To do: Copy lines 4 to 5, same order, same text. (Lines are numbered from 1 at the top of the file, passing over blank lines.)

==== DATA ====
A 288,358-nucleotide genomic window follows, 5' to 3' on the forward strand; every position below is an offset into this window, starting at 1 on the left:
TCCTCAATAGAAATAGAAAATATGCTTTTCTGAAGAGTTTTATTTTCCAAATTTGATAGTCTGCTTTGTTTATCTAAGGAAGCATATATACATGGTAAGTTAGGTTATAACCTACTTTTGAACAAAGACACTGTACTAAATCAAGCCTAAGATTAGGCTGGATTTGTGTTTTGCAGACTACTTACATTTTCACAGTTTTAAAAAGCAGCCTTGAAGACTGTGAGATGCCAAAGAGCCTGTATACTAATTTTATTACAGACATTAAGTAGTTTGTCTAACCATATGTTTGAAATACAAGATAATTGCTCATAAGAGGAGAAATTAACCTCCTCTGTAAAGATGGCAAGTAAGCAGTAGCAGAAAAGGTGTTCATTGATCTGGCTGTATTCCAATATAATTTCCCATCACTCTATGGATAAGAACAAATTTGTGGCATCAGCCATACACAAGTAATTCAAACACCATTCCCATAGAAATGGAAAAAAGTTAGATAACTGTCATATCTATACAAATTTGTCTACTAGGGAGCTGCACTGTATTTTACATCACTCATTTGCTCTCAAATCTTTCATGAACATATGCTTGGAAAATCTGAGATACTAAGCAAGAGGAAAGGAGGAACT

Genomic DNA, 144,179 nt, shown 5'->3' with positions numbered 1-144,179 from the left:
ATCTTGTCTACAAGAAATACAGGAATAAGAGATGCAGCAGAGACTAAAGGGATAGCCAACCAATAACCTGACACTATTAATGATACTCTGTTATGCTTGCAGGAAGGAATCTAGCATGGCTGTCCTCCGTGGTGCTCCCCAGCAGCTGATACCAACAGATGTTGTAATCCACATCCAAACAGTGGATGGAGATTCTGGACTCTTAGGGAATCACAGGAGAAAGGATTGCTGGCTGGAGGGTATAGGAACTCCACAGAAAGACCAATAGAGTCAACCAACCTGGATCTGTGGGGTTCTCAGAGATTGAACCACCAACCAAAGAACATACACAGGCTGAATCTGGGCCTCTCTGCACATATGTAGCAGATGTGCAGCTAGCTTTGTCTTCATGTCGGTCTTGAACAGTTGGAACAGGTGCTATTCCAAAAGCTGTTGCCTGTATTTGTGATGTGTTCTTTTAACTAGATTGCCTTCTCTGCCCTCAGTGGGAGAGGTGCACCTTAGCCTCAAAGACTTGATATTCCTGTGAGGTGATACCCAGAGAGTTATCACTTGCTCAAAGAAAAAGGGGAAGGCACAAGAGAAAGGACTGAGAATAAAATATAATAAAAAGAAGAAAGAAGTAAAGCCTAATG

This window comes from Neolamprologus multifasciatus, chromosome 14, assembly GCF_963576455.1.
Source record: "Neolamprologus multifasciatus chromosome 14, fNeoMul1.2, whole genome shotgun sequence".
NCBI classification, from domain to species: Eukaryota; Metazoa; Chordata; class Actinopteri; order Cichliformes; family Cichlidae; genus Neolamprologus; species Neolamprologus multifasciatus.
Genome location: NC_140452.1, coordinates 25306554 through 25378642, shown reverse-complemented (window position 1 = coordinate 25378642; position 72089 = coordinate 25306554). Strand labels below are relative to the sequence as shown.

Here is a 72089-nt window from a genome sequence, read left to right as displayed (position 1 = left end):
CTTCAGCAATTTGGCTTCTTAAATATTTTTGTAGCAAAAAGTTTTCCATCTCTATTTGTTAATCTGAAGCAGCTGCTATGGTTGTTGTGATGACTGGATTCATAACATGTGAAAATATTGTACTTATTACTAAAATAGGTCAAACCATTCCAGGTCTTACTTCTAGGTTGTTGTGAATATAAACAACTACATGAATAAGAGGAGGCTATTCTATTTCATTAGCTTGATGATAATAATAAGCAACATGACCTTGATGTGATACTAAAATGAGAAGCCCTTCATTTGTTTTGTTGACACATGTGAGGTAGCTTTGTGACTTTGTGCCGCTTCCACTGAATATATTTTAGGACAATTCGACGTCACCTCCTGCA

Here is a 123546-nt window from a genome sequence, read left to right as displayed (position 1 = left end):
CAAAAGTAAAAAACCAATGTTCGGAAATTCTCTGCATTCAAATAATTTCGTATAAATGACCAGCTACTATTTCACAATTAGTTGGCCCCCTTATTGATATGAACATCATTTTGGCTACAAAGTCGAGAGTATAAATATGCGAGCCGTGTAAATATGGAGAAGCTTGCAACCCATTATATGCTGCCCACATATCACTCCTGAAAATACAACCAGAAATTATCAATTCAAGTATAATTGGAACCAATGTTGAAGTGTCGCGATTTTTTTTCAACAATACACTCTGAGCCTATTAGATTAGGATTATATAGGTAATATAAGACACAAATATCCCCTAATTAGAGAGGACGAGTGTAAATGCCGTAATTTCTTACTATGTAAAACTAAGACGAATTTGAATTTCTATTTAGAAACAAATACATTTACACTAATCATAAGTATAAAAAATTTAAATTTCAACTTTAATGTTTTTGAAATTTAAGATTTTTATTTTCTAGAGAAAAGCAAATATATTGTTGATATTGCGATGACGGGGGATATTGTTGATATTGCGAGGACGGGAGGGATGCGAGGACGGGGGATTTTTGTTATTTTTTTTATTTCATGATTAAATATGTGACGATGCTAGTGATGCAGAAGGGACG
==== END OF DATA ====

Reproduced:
ATCTTGTCTACAAGAAATACAGGAATAAGAGATGCAGCAGAGACTAAAGGGATAGCCAACCAATAACCTGACACTATTAATGATACTCTGTTATGCTTGCAGGAAGGAATCTAGCATGGCTGTCCTCCGTGGTGCTCCCCAGCAGCTGATACCAACAGATGTTGTAATCCACATCCAAACAGTGGATGGAGATTCTGGACTCTTAGGGAATCACAGGAGAAAGGATTGCTGGCTGGAGGGTATAGGAACTCCACAGAAAGACCAATAGAGTCAACCAACCTGGATCTGTGGGGTTCTCAGAGATTGAACCACCAACCAAAGAACATACACAGGCTGAATCTGGGCCTCTCTGCACATATGTAGCAGATGTGCAGCTAGCTTTGTCTTCATGTCGGTCTTGAACAGTTGGAACAGGTGCTATTCCAAAAGCTGTTGCCTGTATTTGTGATGTGTTCTTTTAACTAGATTGCCTTCTCTGCCCTCAGTGGGAGAGGTGCACCTTAGCCTCAAAGACTTGATATTCCTGTGAGGTGATACCCAGAGAGTTATCACTTGCTCAAAGAAAAAGGGGAAGGCACAAGAGAAAGGACTGAGAATAAAATATAATAAAAAGAAGAAAGAAGTAAAGCCTAATG

This window comes from Neolamprologus multifasciatus, chromosome 14, assembly GCF_963576455.1.